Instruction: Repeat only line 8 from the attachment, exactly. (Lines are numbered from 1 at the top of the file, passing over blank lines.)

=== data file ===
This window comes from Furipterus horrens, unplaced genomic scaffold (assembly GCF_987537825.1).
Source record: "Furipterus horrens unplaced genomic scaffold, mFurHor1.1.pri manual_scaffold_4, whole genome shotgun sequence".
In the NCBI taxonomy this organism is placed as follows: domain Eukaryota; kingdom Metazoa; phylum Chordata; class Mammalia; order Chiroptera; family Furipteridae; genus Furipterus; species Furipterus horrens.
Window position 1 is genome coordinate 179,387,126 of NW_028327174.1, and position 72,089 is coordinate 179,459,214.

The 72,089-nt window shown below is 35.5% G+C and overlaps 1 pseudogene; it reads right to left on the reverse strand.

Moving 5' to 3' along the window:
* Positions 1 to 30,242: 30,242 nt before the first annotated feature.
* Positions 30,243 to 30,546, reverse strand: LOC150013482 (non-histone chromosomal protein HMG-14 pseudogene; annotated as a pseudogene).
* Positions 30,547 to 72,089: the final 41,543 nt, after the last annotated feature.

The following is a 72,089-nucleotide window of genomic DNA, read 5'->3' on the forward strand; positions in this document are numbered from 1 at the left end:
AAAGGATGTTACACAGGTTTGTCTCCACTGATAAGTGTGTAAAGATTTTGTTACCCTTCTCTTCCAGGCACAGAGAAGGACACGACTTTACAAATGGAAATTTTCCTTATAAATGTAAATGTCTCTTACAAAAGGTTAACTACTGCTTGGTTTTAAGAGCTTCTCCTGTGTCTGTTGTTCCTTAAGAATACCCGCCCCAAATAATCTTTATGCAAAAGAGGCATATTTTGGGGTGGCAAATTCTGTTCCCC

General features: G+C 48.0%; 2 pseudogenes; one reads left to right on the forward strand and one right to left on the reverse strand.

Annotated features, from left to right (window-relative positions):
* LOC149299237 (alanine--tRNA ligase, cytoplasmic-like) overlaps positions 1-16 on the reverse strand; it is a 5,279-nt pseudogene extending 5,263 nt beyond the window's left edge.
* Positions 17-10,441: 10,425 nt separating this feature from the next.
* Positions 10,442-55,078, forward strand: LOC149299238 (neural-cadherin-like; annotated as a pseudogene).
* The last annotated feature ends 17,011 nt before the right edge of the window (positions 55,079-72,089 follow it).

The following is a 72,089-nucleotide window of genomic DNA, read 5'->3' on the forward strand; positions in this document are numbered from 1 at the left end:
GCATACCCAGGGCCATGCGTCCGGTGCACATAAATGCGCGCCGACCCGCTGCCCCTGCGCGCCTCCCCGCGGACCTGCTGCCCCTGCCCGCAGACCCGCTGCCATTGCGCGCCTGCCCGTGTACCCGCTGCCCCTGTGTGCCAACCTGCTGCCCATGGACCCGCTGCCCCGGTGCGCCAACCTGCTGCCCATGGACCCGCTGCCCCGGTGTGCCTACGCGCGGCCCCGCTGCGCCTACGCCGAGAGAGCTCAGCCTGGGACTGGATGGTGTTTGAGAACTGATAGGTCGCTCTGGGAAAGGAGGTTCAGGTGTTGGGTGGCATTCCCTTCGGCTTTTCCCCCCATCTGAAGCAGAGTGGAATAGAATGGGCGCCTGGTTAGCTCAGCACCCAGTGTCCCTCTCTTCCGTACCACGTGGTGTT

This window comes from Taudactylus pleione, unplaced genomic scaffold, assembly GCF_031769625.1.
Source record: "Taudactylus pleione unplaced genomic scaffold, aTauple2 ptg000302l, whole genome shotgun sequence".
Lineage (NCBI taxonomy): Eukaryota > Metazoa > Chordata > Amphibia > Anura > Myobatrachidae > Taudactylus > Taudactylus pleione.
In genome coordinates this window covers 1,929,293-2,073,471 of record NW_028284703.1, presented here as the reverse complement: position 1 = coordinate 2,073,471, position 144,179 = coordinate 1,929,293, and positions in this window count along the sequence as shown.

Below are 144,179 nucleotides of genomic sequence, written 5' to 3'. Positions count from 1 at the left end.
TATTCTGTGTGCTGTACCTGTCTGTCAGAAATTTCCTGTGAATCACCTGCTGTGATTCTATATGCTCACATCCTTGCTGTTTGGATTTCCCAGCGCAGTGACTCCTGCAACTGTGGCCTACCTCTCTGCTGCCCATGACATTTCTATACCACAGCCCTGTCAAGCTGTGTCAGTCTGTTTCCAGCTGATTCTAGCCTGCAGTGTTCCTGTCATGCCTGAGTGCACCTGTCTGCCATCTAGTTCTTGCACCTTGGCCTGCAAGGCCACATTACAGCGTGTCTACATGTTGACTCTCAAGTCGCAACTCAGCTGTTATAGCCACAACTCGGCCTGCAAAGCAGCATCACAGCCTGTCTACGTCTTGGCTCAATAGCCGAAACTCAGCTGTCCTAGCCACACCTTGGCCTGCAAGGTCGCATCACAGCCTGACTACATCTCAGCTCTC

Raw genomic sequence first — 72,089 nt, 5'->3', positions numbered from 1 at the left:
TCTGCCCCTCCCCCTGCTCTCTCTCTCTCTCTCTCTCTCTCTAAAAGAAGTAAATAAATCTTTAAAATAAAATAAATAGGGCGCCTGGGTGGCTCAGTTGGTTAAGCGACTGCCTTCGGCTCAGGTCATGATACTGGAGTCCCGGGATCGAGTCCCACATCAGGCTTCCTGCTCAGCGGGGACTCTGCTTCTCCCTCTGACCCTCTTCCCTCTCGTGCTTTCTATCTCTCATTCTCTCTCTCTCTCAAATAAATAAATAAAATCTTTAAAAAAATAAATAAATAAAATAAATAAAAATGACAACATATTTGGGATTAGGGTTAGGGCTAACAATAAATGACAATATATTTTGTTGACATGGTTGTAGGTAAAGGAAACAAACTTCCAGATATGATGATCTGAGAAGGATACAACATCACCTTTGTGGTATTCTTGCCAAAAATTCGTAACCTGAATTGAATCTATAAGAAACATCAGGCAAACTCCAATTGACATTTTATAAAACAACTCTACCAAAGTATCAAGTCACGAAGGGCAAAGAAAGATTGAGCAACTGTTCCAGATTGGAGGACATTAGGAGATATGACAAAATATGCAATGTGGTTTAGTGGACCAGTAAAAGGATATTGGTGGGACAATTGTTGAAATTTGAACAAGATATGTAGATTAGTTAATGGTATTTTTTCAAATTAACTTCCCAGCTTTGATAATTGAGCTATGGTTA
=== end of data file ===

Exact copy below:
* Positions 30,243 to 30,546, reverse strand: LOC150013482 (non-histone chromosomal protein HMG-14 pseudogene; annotated as a pseudogene).